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Mortgage Rates Jump. Will House Prices Fall?

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This looks at the US markets but it basically says house prices rise when IRs go up.


Two things:

1. They are talking about 30 year fixed rate mortgages. A rise will not reduce affordability for those who have already bought.

So no rise in forced sales would be caused. But it would in the UK at present, where 66% are on variable rates.

2. Their graph shows a huge slowdown in HPI when rates go up a lot around 1980, from 15% to about 2.5%.

We are currently at or below 0% HPI (UK), so this would imply falls of of 10% - 15% under a similar scenario.


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Wouldn't it also be fair to say the effect is much bigger here, as US mortgages form a much lower proportion of the overall cost of home ownership due to their property taxes?

The property taxes vary by state and by assessed property value. The mortgages are mainly 25-30 year fixed capital repayments. You can get fixed 5 year interest only mortgages though depending on your status; you'd probably get one of these if you didn't intend to stay in the house that long. The mortgage interest attracts tax relief, so it's not a bad debt if you're highly paid.

The long term mortgage makes sense. You know exactly how much you will pay every month. They are virtually giving houses away here at the moment, or so it seems. Perhaps it just shows how ridiculous the prices are in Britain.

If the government wanted stability in the housing market they could insist that all British mortgages were fixed for 25-30 years.....hang on that's just to sensible. No more boom and bust!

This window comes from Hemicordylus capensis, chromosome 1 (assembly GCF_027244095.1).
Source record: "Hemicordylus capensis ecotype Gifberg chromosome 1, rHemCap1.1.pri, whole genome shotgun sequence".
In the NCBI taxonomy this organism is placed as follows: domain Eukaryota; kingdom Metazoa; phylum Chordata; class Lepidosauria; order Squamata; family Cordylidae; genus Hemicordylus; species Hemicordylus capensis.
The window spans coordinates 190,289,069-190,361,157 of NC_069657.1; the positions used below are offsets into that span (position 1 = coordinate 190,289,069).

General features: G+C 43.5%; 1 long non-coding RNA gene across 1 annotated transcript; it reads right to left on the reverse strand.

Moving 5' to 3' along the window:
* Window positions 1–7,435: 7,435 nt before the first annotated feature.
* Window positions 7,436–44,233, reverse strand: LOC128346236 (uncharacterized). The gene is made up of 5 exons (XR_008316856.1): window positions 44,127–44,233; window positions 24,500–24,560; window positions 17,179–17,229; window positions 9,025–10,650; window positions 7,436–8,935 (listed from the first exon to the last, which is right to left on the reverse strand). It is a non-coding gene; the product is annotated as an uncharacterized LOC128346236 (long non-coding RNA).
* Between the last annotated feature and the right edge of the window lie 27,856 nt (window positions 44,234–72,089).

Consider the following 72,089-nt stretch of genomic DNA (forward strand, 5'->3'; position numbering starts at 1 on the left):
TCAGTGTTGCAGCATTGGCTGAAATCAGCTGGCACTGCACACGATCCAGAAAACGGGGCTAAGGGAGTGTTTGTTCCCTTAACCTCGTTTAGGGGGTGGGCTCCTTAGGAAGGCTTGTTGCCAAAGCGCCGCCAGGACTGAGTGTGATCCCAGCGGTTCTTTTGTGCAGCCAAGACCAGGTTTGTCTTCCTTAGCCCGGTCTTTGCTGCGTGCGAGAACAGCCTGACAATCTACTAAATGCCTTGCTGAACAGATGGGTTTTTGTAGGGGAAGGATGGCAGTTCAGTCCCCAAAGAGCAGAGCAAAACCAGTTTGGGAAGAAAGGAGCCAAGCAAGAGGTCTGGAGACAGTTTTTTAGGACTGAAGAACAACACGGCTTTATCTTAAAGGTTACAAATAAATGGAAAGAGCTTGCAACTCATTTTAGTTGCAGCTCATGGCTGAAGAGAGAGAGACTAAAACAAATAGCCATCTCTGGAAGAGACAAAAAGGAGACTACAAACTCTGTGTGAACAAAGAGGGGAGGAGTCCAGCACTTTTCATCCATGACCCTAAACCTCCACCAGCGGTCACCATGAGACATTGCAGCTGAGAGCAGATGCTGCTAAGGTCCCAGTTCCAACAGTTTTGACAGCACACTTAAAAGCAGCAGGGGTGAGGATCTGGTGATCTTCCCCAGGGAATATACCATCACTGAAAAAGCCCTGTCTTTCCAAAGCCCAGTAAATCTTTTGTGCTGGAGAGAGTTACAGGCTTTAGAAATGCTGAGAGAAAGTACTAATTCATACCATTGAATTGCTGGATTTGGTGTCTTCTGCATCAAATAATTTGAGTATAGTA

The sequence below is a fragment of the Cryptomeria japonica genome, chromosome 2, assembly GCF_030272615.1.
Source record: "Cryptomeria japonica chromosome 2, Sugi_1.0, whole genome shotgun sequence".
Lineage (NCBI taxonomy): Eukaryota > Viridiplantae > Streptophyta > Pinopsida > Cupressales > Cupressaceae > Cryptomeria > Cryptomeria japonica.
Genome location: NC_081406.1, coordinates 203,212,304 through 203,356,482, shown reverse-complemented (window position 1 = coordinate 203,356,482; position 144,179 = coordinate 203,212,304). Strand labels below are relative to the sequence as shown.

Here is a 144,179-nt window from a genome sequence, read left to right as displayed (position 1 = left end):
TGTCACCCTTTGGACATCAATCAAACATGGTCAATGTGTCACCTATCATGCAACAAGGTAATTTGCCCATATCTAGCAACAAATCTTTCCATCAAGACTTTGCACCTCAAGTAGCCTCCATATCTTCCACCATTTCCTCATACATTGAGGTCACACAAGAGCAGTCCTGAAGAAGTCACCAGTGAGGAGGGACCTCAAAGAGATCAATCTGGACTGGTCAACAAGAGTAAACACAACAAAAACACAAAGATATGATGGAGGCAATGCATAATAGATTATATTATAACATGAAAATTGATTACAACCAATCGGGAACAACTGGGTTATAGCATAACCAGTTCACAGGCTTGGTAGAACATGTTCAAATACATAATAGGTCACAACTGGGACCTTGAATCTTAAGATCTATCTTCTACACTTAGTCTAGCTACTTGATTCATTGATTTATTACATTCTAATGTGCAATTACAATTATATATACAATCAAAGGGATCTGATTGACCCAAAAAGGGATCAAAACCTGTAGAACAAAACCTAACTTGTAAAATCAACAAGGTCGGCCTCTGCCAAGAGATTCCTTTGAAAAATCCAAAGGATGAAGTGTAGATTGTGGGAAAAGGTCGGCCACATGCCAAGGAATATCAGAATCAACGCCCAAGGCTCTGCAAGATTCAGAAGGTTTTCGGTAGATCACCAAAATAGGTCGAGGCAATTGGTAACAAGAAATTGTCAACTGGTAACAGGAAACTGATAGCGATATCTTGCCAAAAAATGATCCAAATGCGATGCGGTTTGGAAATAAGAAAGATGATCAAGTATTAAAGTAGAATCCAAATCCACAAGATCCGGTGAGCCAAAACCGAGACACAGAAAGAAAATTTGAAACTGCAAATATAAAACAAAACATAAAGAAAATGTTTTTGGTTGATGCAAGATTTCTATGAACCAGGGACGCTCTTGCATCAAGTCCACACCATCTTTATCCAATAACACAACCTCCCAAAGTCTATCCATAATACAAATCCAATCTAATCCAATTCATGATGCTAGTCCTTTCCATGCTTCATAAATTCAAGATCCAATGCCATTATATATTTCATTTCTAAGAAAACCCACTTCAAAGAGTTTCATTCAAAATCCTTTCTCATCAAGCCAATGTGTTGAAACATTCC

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Plastic becomes brittle when exposed to sunlight for a long period of time

The same I think will be true for the housing market, the longer low interest rates prevail the more brittle it will become.

The shepple will get used to low interest rates and spend and adjust household budgets accordingly so when rates do rise there will be cries of unfair and for the government to do something to help

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Sorry but people missing the point here. Living in the US for a while I know the mentality of people here. They are used to a 30 year fixed rate. Therefore, when they see rates rising they are encouraged to go out and buy and fix a rate now. That creates extra demand etc. etc.

Exactly. The extra demand occurs at the bottom of the rate cycle.

People tend not to think about the cost of a house but rather the debt service cost. In the US, this tends to remain fixed for 20 to 30 years. In the UK, this is much more variable. The difference in the fixed versus floating preference between the two countries probably accounts for a large part of the difference in the performance of the two markets in the last 2 years or so. The UK has a lot of catching up to do to the downside when rates rise.

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